Bob Buck's life and career encompass the entire history of American commercial aviation; he's flown biplanes, jumbo jets, and everything in between. Inspired by the legendary Charles Lindbergh, Buck flew solo from coast to coast at the tender age of sixteen. Numerous other flight records were set, leading to his hiring by now-departed TWA in 1937. His achievements in aviation unparalleled, he now shares his incredible life of flight with the world.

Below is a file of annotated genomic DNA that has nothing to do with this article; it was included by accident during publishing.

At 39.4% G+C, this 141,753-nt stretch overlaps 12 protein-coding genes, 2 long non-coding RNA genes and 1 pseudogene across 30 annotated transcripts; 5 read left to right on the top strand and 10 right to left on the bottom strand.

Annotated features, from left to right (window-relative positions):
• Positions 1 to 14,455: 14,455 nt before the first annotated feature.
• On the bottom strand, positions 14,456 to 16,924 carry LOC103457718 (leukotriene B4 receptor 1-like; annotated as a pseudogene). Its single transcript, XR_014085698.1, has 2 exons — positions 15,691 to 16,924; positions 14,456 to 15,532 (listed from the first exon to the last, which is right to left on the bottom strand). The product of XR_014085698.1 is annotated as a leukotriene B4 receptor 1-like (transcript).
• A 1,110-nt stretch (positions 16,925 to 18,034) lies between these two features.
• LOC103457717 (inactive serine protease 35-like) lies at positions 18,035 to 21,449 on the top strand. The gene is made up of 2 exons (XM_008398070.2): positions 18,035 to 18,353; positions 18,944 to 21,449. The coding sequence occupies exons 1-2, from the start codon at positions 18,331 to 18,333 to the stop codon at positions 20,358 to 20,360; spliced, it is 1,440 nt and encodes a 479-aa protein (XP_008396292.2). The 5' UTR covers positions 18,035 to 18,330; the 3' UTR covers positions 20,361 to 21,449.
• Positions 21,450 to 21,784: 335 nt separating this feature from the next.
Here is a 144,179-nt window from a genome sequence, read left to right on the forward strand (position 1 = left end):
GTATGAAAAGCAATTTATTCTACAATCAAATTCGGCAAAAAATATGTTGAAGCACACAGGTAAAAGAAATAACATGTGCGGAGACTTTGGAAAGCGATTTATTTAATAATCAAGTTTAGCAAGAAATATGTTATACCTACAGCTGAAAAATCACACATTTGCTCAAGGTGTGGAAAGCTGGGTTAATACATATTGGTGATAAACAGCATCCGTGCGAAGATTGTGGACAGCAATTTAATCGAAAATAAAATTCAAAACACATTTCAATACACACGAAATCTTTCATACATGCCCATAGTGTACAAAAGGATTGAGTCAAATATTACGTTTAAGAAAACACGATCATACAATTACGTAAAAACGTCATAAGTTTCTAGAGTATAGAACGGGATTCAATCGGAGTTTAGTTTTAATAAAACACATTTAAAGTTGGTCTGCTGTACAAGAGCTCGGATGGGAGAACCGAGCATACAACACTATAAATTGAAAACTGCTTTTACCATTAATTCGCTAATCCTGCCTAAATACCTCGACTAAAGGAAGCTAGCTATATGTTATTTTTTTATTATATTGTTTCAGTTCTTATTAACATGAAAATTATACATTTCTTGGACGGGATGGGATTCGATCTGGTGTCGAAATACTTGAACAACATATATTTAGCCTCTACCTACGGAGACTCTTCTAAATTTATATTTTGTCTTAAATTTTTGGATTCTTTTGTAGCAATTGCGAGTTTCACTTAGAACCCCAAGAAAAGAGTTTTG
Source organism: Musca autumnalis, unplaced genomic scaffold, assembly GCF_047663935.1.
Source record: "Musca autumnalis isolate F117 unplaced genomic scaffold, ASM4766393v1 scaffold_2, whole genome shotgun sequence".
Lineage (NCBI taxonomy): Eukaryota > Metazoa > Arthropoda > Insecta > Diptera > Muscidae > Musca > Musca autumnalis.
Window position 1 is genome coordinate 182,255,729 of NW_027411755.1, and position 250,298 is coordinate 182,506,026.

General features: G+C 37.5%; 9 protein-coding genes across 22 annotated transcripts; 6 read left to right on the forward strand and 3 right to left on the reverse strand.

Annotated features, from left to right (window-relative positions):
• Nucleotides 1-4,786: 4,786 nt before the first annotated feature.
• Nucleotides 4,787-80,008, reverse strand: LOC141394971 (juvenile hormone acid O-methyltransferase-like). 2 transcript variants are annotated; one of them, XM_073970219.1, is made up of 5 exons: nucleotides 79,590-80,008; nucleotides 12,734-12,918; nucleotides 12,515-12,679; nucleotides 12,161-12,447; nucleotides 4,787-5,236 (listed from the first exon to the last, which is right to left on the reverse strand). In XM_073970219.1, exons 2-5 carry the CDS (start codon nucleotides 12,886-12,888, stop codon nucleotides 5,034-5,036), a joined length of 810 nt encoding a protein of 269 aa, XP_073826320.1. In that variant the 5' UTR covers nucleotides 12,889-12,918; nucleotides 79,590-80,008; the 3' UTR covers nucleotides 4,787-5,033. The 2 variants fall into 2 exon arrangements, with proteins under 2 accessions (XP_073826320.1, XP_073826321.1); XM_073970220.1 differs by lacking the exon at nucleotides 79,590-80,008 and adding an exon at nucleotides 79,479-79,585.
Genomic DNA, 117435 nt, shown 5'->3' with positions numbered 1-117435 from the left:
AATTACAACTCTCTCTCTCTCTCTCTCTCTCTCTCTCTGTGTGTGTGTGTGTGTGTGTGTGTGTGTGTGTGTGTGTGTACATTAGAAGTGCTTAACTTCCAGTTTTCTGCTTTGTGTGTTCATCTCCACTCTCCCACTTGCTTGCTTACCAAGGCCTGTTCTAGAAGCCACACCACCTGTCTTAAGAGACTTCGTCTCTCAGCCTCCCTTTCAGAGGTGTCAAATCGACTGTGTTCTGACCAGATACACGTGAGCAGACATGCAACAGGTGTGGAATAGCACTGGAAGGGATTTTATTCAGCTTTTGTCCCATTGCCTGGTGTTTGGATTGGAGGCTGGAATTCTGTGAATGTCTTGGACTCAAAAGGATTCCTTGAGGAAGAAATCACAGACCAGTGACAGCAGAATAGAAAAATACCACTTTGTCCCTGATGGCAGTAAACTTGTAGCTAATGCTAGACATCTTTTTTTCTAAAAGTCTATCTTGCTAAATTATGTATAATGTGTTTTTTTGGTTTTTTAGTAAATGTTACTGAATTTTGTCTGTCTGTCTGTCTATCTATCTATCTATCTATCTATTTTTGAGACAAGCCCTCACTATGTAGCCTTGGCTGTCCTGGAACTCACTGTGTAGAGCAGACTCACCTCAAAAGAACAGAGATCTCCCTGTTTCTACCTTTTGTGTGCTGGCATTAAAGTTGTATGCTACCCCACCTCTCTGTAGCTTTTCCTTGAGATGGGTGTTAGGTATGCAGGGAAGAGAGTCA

What's not to love about flying? For all the numbing routine, constant danger and bad food, Buck can't find much to complain about. He's been flying since the 1920s and still today, at age 87, takes the occasional glider for a spin. His autobiography is a thumbnail history of the air transport industry, which he's been a part of practically since its inception. The book skips most of Buck's personal life and focuses on airplanes. Buck relates his wide-eyed first flying experience at 16 with an enthusiasm normally relegated to the pages of romance novels. He quickly became a copilot and eventually a pilot for nascent Missouri airline TWA. His descriptions of these early flights in bare-bones vehicles have a white-knuckle intensity, especially when the weather turns bad (one passage tells of the few options pilots had when dealing with ice forming on their windshields: opening a small window at 10,000 feet and scraping it off with a putty knife was one of them). During WWII, Buck flew a special weather-research B-17 around the world and after the war became one of the airline's most senior pilots. In the course of his life, he flies over most of the known world and meets fellow air aficionados Tyrone Power and Howard Hughes. Buck writes in an appealing, no-nonsense manner that only occasionally becomes labored the literary equivalent of one too many friendly punches in the shoulder but this is an exciting memoir from an endearingly obsessed man who has been just about everywhere and can't wait to tell how he got there, and in what kind of plane and at what altitude. (Apr. 11) Copyright 2002 Cahners Business Information.